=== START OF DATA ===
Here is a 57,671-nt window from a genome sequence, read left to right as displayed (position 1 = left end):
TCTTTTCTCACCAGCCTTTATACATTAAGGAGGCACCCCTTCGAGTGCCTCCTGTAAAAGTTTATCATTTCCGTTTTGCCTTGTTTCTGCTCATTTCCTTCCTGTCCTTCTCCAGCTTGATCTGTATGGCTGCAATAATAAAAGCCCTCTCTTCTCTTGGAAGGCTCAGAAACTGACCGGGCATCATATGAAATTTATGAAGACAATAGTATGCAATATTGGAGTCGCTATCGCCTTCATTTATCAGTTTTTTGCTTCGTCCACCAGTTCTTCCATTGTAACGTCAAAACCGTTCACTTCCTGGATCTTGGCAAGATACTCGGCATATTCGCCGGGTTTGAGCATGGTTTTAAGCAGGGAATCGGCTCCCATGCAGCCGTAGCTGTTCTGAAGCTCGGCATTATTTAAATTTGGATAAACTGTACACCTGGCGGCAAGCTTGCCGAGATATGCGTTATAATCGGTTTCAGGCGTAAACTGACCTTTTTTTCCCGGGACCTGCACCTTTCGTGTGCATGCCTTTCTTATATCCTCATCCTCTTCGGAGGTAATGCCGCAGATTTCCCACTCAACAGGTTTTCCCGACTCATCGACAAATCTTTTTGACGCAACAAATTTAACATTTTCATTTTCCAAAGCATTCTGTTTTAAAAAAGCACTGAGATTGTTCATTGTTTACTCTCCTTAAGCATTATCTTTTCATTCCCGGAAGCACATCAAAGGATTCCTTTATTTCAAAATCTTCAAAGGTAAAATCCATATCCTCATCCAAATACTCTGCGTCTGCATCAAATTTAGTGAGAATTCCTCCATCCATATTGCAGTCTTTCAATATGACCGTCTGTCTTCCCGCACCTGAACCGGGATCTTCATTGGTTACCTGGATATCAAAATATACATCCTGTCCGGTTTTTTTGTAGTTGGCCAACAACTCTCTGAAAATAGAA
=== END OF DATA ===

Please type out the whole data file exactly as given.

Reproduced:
Here is a 57,671-nt window from a genome sequence, read left to right as displayed (position 1 = left end):
TCTTTTCTCACCAGCCTTTATACATTAAGGAGGCACCCCTTCGAGTGCCTCCTGTAAAAGTTTATCATTTCCGTTTTGCCTTGTTTCTGCTCATTTCCTTCCTGTCCTTCTCCAGCTTGATCTGTATGGCTGCAATAATAAAAGCCCTCTCTTCTCTTGGAAGGCTCAGAAACTGACCGGGCATCATATGAAATTTATGAAGACAATAGTATGCAATATTGGAGTCGCTATCGCCTTCATTTATCAGTTTTTTGCTTCGTCCACCAGTTCTTCCATTGTAACGTCAAAACCGTTCACTTCCTGGATCTTGGCAAGATACTCGGCATATTCGCCGGGTTTGAGCATGGTTTTAAGCAGGGAATCGGCTCCCATGCAGCCGTAGCTGTTCTGAAGCTCGGCATTATTTAAATTTGGATAAACTGTACACCTGGCGGCAAGCTTGCCGAGATATGCGTTATAATCGGTTTCAGGCGTAAACTGACCTTTTTTTCCCGGGACCTGCACCTTTCGTGTGCATGCCTTTCTTATATCCTCATCCTCTTCGGAGGTAATGCCGCAGATTTCCCACTCAACAGGTTTTCCCGACTCATCGACAAATCTTTTTGACGCAACAAATTTAACATTTTCATTTTCCAAAGCATTCTGTTTTAAAAAAGCACTGAGATTGTTCATTGTTTACTCTCCTTAAGCATTATCTTTTCATTCCCGGAAGCACATCAAAGGATTCCTTTATTTCAAAATCTTCAAAGGTAAAATCCATATCCTCATCCAAATACTCTGCGTCTGCATCAAATTTAGTGAGAATTCCTCCATCCATATTGCAGTCTTTCAATATGACCGTCTGTCTTCCCGCACCTGAACCGGGATCTTCATTGGTTACCTGGATATCAAAATATACATCCTGTCCGGTTTTTTTGTAGTTGGCCAACAACTCTCTGAAAATAGAA